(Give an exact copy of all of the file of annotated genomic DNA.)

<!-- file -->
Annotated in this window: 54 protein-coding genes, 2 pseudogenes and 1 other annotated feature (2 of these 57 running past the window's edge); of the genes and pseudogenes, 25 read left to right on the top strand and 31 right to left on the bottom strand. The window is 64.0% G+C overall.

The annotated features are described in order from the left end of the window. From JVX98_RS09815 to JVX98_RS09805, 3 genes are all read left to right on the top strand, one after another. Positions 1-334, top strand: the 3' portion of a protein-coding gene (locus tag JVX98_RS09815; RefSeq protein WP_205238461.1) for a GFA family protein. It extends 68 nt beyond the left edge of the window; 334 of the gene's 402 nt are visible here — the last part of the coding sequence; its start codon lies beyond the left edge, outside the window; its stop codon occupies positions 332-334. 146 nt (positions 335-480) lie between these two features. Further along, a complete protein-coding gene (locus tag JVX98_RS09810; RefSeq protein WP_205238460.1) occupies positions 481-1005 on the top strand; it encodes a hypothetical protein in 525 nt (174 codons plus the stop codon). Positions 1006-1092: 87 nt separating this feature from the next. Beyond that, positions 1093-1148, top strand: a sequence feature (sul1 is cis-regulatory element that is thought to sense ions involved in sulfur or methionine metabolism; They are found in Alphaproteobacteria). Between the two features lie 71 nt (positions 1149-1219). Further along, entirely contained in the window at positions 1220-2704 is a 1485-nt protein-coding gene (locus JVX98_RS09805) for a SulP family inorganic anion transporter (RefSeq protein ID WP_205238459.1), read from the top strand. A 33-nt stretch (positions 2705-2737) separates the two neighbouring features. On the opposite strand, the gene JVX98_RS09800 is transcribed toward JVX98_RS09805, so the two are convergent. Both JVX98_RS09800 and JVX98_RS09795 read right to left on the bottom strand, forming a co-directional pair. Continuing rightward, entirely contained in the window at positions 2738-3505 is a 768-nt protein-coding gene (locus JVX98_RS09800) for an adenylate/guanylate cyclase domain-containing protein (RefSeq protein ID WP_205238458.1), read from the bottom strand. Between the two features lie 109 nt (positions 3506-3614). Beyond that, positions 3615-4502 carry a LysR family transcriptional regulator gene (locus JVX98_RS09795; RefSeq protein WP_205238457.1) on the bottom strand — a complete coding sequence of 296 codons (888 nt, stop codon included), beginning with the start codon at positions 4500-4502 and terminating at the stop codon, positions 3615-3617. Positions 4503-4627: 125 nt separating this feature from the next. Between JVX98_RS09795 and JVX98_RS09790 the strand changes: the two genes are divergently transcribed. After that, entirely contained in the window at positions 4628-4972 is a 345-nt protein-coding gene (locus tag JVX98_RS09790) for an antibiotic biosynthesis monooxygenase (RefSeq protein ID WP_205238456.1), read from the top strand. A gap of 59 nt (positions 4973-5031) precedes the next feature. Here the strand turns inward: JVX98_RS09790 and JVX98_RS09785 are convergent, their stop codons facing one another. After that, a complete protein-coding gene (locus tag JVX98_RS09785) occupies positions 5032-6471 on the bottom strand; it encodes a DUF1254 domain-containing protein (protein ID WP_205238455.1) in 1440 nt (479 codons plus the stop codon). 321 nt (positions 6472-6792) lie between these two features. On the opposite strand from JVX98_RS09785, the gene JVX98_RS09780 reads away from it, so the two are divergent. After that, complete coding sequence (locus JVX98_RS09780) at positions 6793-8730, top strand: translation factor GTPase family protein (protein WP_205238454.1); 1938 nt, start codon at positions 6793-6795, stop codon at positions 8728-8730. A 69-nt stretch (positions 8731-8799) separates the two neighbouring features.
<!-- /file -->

Annotated in this window: 54 protein-coding genes, 2 pseudogenes and 1 other annotated feature (2 of these 57 running past the window's edge); of the genes and pseudogenes, 25 read left to right on the top strand and 31 right to left on the bottom strand. The window is 64.0% G+C overall.

The annotated features are described in order from the left end of the window. From JVX98_RS09815 to JVX98_RS09805, 3 genes are all read left to right on the top strand, one after another. Positions 1-334, top strand: the 3' portion of a protein-coding gene (locus tag JVX98_RS09815; RefSeq protein WP_205238461.1) for a GFA family protein. It extends 68 nt beyond the left edge of the window; 334 of the gene's 402 nt are visible here — the last part of the coding sequence; its start codon lies beyond the left edge, outside the window; its stop codon occupies positions 332-334. 146 nt (positions 335-480) lie between these two features. Further along, a complete protein-coding gene (locus tag JVX98_RS09810; RefSeq protein WP_205238460.1) occupies positions 481-1005 on the top strand; it encodes a hypothetical protein in 525 nt (174 codons plus the stop codon). Positions 1006-1092: 87 nt separating this feature from the next. Beyond that, positions 1093-1148, top strand: a sequence feature (sul1 is cis-regulatory element that is thought to sense ions involved in sulfur or methionine metabolism; They are found in Alphaproteobacteria). Between the two features lie 71 nt (positions 1149-1219). Further along, entirely contained in the window at positions 1220-2704 is a 1485-nt protein-coding gene (locus JVX98_RS09805) for a SulP family inorganic anion transporter (RefSeq protein ID WP_205238459.1), read from the top strand. A 33-nt stretch (positions 2705-2737) separates the two neighbouring features. On the opposite strand, the gene JVX98_RS09800 is transcribed toward JVX98_RS09805, so the two are convergent. Both JVX98_RS09800 and JVX98_RS09795 read right to left on the bottom strand, forming a co-directional pair. Continuing rightward, entirely contained in the window at positions 2738-3505 is a 768-nt protein-coding gene (locus JVX98_RS09800) for an adenylate/guanylate cyclase domain-containing protein (RefSeq protein ID WP_205238458.1), read from the bottom strand. Between the two features lie 109 nt (positions 3506-3614). Beyond that, positions 3615-4502 carry a LysR family transcriptional regulator gene (locus JVX98_RS09795; RefSeq protein WP_205238457.1) on the bottom strand — a complete coding sequence of 296 codons (888 nt, stop codon included), beginning with the start codon at positions 4500-4502 and terminating at the stop codon, positions 3615-3617. Positions 4503-4627: 125 nt separating this feature from the next. Between JVX98_RS09795 and JVX98_RS09790 the strand changes: the two genes are divergently transcribed. After that, entirely contained in the window at positions 4628-4972 is a 345-nt protein-coding gene (locus tag JVX98_RS09790) for an antibiotic biosynthesis monooxygenase (RefSeq protein ID WP_205238456.1), read from the top strand. A gap of 59 nt (positions 4973-5031) precedes the next feature. Here the strand turns inward: JVX98_RS09790 and JVX98_RS09785 are convergent, their stop codons facing one another. After that, a complete protein-coding gene (locus tag JVX98_RS09785) occupies positions 5032-6471 on the bottom strand; it encodes a DUF1254 domain-containing protein (protein ID WP_205238455.1) in 1440 nt (479 codons plus the stop codon). 321 nt (positions 6472-6792) lie between these two features. On the opposite strand from JVX98_RS09785, the gene JVX98_RS09780 reads away from it, so the two are divergent. After that, complete coding sequence (locus JVX98_RS09780) at positions 6793-8730, top strand: translation factor GTPase family protein (protein WP_205238454.1); 1938 nt, start codon at positions 6793-6795, stop codon at positions 8728-8730. A 69-nt stretch (positions 8731-8799) separates the two neighbouring features.